= Sakana demo nihongo no sensei ni naremasu ka?
= Even a fish can be a Japanese teacher?
We are your guest teachers for today, Sakana (Fish) Sensei!
We are going to teach you how to use でも ( = demo)
We will teach you the basic usages and also the one that may not cover in your text book.
:pinkcandy2: How to use:
There are a few ways to say “but / however” in Japanese.
けれども ( = keredomo)
けど ( = kedo)
が ( = ga)
だが ( = daga)
しかし ( = shikashi)
しかしながら ( = shikashinagara), etc.
Unlike けれども ( = keredomo) 、けど ( = kedo) 、が ( = ga), you can’t connect sentence with でも ( = demo) .
I am busy today but I am free tomorrow.
= Kyou wa isogashii keredomo, ashita wa hima desu.
= Kyou wa isogashii ashita wa hima desu.
= Kyou wa isogashii ga, ashita wa hima da.
You can’t connect sentences with でも( = demo).
= Kyou wa isogashii demo, ashita wa hima desu.
You say something first and then start a new sentence with でも ( = demo).
= Kyou wa isogashii desu. Demo ashita wa hima desu.
You can also start a sentence with しかし ( = shikashi) / だが ( = daga) but compared to them, でも ( = demo) is much more casual.
しかし ( = shikashi) / だが ( = daga) is used more in writing.
でも ( = demo) is for casual conversation.
It would be unnatural to use しかし ( = shikashi) in conversation.
今日は忙しいです。しかし明日は暇です。(Not natural in conversation.)
= Kyou wa isogashii desu. Shikashi ashita wa hima desu.
今日は忙しいです。だが明日は暇です。(Also not natural.)
= Kyou wa isogashii desu. Daga ashiat wa hima desu.
しかし ( = shikashi) / だが ( = daga) are used for more formal writing/speech.
= Intaanetto wa jouhou wo atsumeru noni totemo benrida. Shikashi netto jou no subete no jouhou ga tadashii to wa kagiranai.
= Internet is very convenient for gathering information. However, the information on the internet is not always correct.
(1) A is ~ . But B is ~ (Showing the contrast/something paradoxical)
= Haaha wa watashi ni kibishii. Demo otouto niwa yasashii .
= My mom is strict with me. But she is sweet to my little brother.
= Kyou wa ii otenki dattane. Demo ashita wa ame ga furu mitai dayo.
= The weather was lovely today. But I heard it was going to rain tomorrow.
= Kanojo wa kirei dayo. Demo seikaku ga chotto ne…
= She is beautiful. But she has some problems with her personality.
(*ちょっと( = chotto): You finish the sentence with ちょっと( = chotto) to avoid straight forward way to say 性格が悪い ( = seikaku ga warui) to have a bad personality.)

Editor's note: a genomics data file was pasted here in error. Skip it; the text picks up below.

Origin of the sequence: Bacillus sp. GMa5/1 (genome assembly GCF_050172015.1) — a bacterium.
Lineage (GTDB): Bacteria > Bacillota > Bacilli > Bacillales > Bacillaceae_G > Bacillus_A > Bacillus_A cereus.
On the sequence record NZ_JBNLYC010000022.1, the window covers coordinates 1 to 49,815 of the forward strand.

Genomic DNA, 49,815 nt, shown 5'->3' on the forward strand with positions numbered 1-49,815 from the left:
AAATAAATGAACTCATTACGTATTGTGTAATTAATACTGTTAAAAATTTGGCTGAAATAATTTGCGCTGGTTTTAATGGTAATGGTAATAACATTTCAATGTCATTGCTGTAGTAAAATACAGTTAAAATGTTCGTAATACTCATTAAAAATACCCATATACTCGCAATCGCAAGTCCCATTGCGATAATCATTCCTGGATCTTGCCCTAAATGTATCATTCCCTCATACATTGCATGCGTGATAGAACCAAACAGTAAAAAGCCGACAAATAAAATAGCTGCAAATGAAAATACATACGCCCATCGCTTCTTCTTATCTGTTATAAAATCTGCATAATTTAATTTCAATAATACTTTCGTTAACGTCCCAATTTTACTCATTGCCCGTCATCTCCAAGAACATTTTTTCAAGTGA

= Nihonoshoku wa suki desu. Demo nattou wa nigate desu.
= I like Japanese food. But I am not fond of Natto*. (*fermented soybeans)
= Shiai ni makechatta ne. Demo minna yoku ganbatta yo.
= It’s too bad that we lost the game. But everybody did their best.
(2) When you object/talk back to someone/ deny what someone said
Haha = Hayaku nenasai.
Mother = Go to bed already!
Kodomo = Demo, mada shukudai ga owate nai mon.
Child = But I haven’t done my homework yet.
Note: Children or young girls use もん ( = mon) suffix when they make their point.
Ex. A: 「今日は割り勘ね。」
= Kyou wa warikan ne.
= We split the check today.
= Demo, konoaida, ohiru wo ogotte kurerutte ittajenai.
= But the other day you said you were going to treat me to lunch.
(3) When you add more information to the previous sentence and don’t just negate it.
= Inu ga suki desu. Demo neko mo suki desu.
= I like dogs. But I also like cats.
= Kare no kimochi mo yoku wakarimasu. Demo kare ni wa motto tsuyoku natte hoshii desu.
= I understand how he feels. But I want him to become stronger.
Ex. A: 「やっとケーキが出来た！」
= Yatto keiki ga dekita!
= I finally finished the cake!
= Demo motto namakuriimu wo noseta hou ga oishiku naru yo.
= But it will be more delicious if you add more whipped cream.
Ex. A: 「お腹いっぱい！もうこれ以上食べられないよ。」
= Onaka ippai! Mou kore ijou taberarenai yo.
= I am stuffed. I can’t eat anymore!
= Demo dezaato wa betsubaratte iu yo.
= But you know we say “there is always room for dessert”
Ex. A: 「あきらくん、りさと結婚するんだって。」
= Akira-kun, Risa to kekkon surun datte.
= I heard Akira will get married to Risa.
= Demo tsukiatte ita kanojo wa dounatta no?
= But what happened to the girl he was dating?
Ex. A: 「ナオミがいなくなると寂しくなるな。」
= Naomi ga inaku naruto samishiku naruna.
= I am going to miss you when we graduate.
= Demo sugu mata aeru yo.
= But we can see each other soon!
2. ~ and so on / and something: When you suggest something bring up some examples.
* noun + (particle) + でも ( = demo) : something like ~
For example, when you offer someone specifically a cup of tea, you say:
= Ocha nomanai?
= Do you want some tea?
But if you say:
= Ocha demo nomanai?
= Would you like some tea or something?
It sounds softer and gives the listener some other choices. Would you like tea or some other drinks?
= Tsugi no shuumatsu, Kyouto ni demo ikanai?
= Do you want to go to Kyoto or somewhere next weekend?
= Hima dakara geemu demo shiyou kana.
= I am bored. I guess I am going to play a game or something.
Ex. お腹がすいたの？ たこやきでも食べる？
= Onakaga suita no? Takoyaki demo taberu?
＝ Are you hungry? Would you like takoyaki (octopus balls) or something?